When my air conditioning comes on, I hear a loud buzzing and notice the condenser fan is barely spinning or not spinning at all. I used a Fluke 88 to measure capacitance on the start/run capacitor separate from the system, and it measures within a few percent of the label. I have the full 230v going to the fan terminals, so I assume I have a faulty motor.

My question is how do you choose a replacement motor? I have a GE 5KCP39JFV504S currently, and I'm assuming I would find an aftermarket replacement by a different manufacturer. I know I need a 230v 1/4HP 830RPM CW spinning motor, but other than that I don't know how to shop for one that will fit the blades and cover grate properly.

Condenser Fan Label

1 Answer 1


Recheck your contactor in the compressor cabinet and make sure it's functioning properly and making contact. A buzzing can mean a bad contactor.

Your best bet for a replacement motor is to bring it into an AC parts and supply company or an electric motor supply place. They will match the RPM's, shaft size, rotation, frame size, wiring harness,ETC. Bring the motor with you. In many cases they can test the motor for you. Do yourself a favor and don't try to replace it online. They will tell you it will fit, and believe me, it won't.

You might want to consider replacing the contactor since you'll be shopping for a motor anyway. They're only about $15 bucks

  • Hmmm...I'd do a bit more diagnostics. Like get an amp clamp and see if the motor is drawing the correct amount of current. From the nameplate it looks like it should be drawing 1.5 amps. If lots more than that, probably shorted windings which does mean a motor replacement. If too low, something else is going on. You said you checked the capacitor, you sure it's OK? Feb 29, 2020 at 18:58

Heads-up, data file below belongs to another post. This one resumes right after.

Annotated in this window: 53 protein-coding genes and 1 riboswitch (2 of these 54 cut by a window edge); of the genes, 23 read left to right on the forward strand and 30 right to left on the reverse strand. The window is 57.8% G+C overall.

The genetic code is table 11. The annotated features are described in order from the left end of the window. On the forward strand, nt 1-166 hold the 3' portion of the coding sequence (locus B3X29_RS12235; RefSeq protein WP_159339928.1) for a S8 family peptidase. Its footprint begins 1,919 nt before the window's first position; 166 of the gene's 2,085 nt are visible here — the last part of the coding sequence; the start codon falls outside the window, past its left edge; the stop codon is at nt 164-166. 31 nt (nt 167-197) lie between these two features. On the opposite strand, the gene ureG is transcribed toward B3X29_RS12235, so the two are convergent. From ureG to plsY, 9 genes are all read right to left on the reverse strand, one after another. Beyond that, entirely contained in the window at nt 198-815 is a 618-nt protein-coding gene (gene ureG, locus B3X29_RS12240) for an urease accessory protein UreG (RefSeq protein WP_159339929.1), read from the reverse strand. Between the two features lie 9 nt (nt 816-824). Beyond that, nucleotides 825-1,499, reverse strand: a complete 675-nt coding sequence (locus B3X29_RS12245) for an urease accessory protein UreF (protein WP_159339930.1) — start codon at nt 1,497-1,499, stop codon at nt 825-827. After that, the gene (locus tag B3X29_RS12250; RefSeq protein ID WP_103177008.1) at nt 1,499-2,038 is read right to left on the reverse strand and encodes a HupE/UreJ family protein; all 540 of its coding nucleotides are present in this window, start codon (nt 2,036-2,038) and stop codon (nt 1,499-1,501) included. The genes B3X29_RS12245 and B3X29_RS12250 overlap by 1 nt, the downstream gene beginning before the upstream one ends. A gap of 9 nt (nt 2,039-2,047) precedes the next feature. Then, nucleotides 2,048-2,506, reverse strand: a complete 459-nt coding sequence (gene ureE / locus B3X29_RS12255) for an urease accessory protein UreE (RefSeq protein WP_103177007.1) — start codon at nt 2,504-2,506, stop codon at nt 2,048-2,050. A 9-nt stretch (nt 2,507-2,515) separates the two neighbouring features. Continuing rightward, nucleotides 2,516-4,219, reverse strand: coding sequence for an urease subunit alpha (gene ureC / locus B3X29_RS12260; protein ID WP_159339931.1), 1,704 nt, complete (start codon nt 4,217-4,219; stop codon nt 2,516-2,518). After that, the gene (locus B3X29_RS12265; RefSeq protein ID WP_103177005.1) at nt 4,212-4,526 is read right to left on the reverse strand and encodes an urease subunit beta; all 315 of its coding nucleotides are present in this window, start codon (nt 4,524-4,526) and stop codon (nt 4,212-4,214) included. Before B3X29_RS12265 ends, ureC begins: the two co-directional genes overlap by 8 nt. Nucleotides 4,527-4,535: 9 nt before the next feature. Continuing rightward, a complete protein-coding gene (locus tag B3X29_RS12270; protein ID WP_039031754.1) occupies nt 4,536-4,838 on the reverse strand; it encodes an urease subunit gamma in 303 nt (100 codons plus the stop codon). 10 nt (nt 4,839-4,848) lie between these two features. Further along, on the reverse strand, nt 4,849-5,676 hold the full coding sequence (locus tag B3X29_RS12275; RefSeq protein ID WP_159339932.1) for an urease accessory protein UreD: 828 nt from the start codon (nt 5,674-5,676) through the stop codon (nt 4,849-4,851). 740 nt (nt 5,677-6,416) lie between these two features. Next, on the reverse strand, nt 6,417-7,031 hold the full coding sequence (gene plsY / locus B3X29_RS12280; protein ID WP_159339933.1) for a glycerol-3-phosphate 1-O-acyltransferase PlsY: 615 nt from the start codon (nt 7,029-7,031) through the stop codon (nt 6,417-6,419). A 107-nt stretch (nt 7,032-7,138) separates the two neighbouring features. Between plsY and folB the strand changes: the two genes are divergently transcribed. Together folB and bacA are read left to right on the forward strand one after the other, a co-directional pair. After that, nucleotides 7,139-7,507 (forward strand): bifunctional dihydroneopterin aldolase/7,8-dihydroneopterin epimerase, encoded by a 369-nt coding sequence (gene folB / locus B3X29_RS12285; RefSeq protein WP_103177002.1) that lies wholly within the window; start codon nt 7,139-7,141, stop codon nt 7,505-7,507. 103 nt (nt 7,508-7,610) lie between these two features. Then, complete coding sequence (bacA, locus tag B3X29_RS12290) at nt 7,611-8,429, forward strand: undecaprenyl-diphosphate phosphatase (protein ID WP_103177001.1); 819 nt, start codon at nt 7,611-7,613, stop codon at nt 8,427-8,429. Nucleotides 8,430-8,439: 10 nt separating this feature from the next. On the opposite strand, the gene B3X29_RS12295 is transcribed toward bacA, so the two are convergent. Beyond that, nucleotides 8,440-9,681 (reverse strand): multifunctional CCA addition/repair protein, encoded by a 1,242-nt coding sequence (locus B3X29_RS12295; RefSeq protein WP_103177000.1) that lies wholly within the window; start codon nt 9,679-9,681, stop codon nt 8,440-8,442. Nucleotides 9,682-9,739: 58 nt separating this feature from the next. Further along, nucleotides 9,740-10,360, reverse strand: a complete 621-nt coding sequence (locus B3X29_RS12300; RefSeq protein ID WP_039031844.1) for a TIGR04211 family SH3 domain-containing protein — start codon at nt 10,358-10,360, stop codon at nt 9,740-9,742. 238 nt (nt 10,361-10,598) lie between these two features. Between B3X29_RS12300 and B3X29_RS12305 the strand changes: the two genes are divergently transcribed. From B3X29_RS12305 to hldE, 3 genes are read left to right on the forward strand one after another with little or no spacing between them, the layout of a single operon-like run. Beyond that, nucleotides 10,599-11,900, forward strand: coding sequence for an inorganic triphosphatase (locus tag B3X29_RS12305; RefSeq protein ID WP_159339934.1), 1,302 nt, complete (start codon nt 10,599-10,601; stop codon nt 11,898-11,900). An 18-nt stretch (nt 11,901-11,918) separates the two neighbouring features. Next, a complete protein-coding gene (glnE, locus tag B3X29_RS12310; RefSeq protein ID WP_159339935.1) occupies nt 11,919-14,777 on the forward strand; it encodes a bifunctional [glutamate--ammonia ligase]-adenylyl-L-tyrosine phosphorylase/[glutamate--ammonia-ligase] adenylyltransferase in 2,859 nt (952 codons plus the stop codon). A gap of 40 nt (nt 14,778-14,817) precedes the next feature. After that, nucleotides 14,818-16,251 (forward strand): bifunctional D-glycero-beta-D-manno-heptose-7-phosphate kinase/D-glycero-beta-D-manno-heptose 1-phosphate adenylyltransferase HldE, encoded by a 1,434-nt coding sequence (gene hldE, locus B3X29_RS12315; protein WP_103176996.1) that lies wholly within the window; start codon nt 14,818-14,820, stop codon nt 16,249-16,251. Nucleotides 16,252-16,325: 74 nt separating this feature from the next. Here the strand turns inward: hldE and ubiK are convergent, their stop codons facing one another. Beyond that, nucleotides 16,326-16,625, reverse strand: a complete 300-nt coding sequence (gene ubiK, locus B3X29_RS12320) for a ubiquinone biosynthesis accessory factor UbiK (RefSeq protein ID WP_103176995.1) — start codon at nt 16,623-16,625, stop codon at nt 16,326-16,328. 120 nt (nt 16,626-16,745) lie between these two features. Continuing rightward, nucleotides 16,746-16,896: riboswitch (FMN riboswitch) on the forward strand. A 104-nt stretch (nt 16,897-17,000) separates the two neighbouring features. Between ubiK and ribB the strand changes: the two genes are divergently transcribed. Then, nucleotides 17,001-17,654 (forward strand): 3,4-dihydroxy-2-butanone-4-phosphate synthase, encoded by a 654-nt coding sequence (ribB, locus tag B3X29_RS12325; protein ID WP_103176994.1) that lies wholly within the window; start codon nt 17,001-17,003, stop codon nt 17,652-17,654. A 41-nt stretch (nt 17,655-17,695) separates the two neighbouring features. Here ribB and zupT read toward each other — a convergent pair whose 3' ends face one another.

• @GeorgeAnderson Many of the supply places I deal with will test the motor right at the counter... Yes, more diagnostics is always good.
    – JACK
    Feb 29, 2020 at 20:16
  • Thanks Jack: That's where you guys who actually work in the trade can contribute so much. I'm just a decent DIYer that can ocassionally contribute. Feb 29, 2020 at 20:40
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    Sounds like I need to find a supply place. I opened up the junction box, and verified there is 240v at the motor connection. Measuring voltage on the 5MF cap shows ~315v but the motor barely spins. I did verify the contactor shows no voltage drop when engaged.
    – Jeff
    Feb 29, 2020 at 22:54
  • @GeorgeAnderson You've had some really good answers... keep it up.
    – JACK
    Mar 1, 2020 at 14:56

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